Indeed. What are the other problems to dos is: “I’ll do it tomorrow” and you put it away and then tomorrow in your inbox it pops up again.

 

If I coach people and then it’s nothing but things and flags and whatever and you know they lose the value of it pretty fast because you don’t really pay any attention to it. The problem is when you are thinking about things you are only thinking about one thing at a time. And when you are only thinking about one thing it’s seems not clear, it seems not what I need to do with it but what most people don’t have is a system that they can see all of the things that they haven’t finished thinking about and that represents what we call “open loops”. So getting that whole inventory, back to what I said to begin with, is really really critical to begin with. And everybody if you haven’t captured and then objectified and then have in front of you, all of your projects and all of the actions you need to take, you will always overcommit. And once you get that inventory it’s still not easy and you still have to make hard choices about, “ok which one of these is going to be the highest pay off if you actually do it?” So you still have to make priority choices but it comes from a very different place that is much more controlled and much more focus when you have the whole inventory in front of you.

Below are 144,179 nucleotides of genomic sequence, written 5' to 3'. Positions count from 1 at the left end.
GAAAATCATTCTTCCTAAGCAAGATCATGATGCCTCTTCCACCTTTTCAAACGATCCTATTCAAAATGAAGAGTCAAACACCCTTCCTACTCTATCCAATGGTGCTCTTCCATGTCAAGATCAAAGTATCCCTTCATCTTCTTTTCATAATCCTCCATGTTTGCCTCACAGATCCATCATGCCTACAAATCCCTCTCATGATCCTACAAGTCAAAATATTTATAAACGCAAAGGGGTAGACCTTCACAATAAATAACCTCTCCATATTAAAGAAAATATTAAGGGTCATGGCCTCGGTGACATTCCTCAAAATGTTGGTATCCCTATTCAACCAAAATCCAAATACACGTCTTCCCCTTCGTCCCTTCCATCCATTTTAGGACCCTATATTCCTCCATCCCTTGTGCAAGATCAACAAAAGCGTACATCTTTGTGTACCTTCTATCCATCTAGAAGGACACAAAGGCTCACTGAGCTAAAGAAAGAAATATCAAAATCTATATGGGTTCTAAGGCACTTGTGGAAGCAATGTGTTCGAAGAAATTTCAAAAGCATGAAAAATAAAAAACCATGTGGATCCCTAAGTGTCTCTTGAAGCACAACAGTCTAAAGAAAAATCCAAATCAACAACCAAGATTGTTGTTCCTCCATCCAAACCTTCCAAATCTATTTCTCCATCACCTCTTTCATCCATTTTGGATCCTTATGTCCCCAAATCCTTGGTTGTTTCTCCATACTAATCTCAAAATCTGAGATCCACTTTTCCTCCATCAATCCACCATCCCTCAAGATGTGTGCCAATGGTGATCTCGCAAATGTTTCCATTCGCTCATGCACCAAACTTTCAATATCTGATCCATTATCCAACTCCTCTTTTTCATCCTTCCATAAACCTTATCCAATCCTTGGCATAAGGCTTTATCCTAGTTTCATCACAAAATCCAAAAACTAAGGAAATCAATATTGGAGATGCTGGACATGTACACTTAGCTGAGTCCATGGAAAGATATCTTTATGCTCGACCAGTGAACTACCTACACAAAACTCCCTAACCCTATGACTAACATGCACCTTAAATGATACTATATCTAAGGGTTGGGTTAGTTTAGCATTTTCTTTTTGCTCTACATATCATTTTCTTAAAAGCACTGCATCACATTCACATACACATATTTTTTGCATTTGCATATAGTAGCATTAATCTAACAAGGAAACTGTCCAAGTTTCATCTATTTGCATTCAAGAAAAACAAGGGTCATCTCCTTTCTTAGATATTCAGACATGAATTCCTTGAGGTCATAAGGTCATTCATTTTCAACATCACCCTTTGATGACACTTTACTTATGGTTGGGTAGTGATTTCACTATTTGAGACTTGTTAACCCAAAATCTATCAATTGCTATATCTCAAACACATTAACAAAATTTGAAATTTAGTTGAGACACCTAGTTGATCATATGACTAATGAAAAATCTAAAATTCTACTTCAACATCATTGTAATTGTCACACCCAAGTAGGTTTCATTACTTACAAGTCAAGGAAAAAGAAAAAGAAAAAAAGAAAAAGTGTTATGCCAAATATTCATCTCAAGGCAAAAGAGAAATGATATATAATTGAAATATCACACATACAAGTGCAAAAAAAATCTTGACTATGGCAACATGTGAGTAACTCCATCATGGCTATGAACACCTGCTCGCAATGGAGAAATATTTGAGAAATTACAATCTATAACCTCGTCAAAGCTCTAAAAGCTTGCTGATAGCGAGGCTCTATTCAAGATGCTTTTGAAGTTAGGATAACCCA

And what about people who keep postponing things?

 

You have to be careful about that because if the reason you didn’t do it was because other things showed up that were unplanned, if those happened to be more important than what you had on your list that’s just good smart self-management. If you are avoiding it because you just don’t want to look at it or you are scared or you are afraid that you don’t know how to do it well, sure that’s procrastination. And then it comes back to well, how important is the thing? What’s the risk of not doing it? You know, it’s always good to ask yourself, what’s the pay off if I do this or what’s the risk if I don’t do this? And then you know, deal with that, you know, self-management issue.

 

But there’s no problem with taking things in? And then work as they go?